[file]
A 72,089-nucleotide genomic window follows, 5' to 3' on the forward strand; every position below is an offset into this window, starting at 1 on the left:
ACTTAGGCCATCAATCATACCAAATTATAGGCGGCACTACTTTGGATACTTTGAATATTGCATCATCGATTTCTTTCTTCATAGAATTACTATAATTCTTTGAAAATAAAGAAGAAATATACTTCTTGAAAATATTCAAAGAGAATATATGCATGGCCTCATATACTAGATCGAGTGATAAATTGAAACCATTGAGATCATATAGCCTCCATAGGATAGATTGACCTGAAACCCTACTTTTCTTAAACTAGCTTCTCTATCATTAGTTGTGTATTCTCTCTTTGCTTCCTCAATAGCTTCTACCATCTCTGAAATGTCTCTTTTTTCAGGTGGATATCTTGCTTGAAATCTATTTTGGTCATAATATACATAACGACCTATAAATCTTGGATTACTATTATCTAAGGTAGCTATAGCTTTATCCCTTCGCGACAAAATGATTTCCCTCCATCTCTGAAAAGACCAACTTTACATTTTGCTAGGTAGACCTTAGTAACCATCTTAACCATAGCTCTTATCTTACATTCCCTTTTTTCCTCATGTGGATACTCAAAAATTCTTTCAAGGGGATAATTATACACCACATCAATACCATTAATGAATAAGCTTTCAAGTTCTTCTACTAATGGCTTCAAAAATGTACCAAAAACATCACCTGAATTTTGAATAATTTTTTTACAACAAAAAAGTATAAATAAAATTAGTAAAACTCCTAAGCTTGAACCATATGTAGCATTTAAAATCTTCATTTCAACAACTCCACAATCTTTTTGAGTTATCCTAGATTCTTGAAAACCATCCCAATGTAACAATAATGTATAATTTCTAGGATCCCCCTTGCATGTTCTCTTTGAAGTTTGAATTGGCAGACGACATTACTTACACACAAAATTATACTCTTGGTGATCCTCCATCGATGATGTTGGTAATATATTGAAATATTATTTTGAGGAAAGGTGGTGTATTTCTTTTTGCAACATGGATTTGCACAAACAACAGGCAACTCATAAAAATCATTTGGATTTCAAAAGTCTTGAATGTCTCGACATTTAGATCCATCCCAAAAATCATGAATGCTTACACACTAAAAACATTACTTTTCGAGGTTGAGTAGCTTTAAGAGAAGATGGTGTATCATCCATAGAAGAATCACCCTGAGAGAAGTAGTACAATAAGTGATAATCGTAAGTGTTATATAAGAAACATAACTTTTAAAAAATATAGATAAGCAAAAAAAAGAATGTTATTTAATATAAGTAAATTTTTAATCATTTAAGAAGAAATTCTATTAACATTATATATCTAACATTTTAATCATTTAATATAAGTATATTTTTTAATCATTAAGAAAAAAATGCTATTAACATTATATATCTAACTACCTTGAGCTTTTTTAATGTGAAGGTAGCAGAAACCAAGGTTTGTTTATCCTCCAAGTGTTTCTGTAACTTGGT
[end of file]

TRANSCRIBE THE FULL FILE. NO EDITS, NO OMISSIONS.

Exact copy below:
A 72,089-nucleotide genomic window follows, 5' to 3' on the forward strand; every position below is an offset into this window, starting at 1 on the left:
ACTTAGGCCATCAATCATACCAAATTATAGGCGGCACTACTTTGGATACTTTGAATATTGCATCATCGATTTCTTTCTTCATAGAATTACTATAATTCTTTGAAAATAAAGAAGAAATATACTTCTTGAAAATATTCAAAGAGAATATATGCATGGCCTCATATACTAGATCGAGTGATAAATTGAAACCATTGAGATCATATAGCCTCCATAGGATAGATTGACCTGAAACCCTACTTTTCTTAAACTAGCTTCTCTATCATTAGTTGTGTATTCTCTCTTTGCTTCCTCAATAGCTTCTACCATCTCTGAAATGTCTCTTTTTTCAGGTGGATATCTTGCTTGAAATCTATTTTGGTCATAATATACATAACGACCTATAAATCTTGGATTACTATTATCTAAGGTAGCTATAGCTTTATCCCTTCGCGACAAAATGATTTCCCTCCATCTCTGAAAAGACCAACTTTACATTTTGCTAGGTAGACCTTAGTAACCATCTTAACCATAGCTCTTATCTTACATTCCCTTTTTTCCTCATGTGGATACTCAAAAATTCTTTCAAGGGGATAATTATACACCACATCAATACCATTAATGAATAAGCTTTCAAGTTCTTCTACTAATGGCTTCAAAAATGTACCAAAAACATCACCTGAATTTTGAATAATTTTTTTACAACAAAAAAGTATAAATAAAATTAGTAAAACTCCTAAGCTTGAACCATATGTAGCATTTAAAATCTTCATTTCAACAACTCCACAATCTTTTTGAGTTATCCTAGATTCTTGAAAACCATCCCAATGTAACAATAATGTATAATTTCTAGGATCCCCCTTGCATGTTCTCTTTGAAGTTTGAATTGGCAGACGACATTACTTACACACAAAATTATACTCTTGGTGATCCTCCATCGATGATGTTGGTAATATATTGAAATATTATTTTGAGGAAAGGTGGTGTATTTCTTTTTGCAACATGGATTTGCACAAACAACAGGCAACTCATAAAAATCATTTGGATTTCAAAAGTCTTGAATGTCTCGACATTTAGATCCATCCCAAAAATCATGAATGCTTACACACTAAAAACATTACTTTTCGAGGTTGAGTAGCTTTAAGAGAAGATGGTGTATCATCCATAGAAGAATCACCCTGAGAGAAGTAGTACAATAAGTGATAATCGTAAGTGTTATATAAGAAACATAACTTTTAAAAAATATAGATAAGCAAAAAAAAGAATGTTATTTAATATAAGTAAATTTTTAATCATTTAAGAAGAAATTCTATTAACATTATATATCTAACATTTTAATCATTTAATATAAGTATATTTTTTAATCATTAAGAAAAAAATGCTATTAACATTATATATCTAACTACCTTGAGCTTTTTTAATGTGAAGGTAGCAGAAACCAAGGTTTGTTTATCCTCCAAGTGTTTCTGTAACTTGGT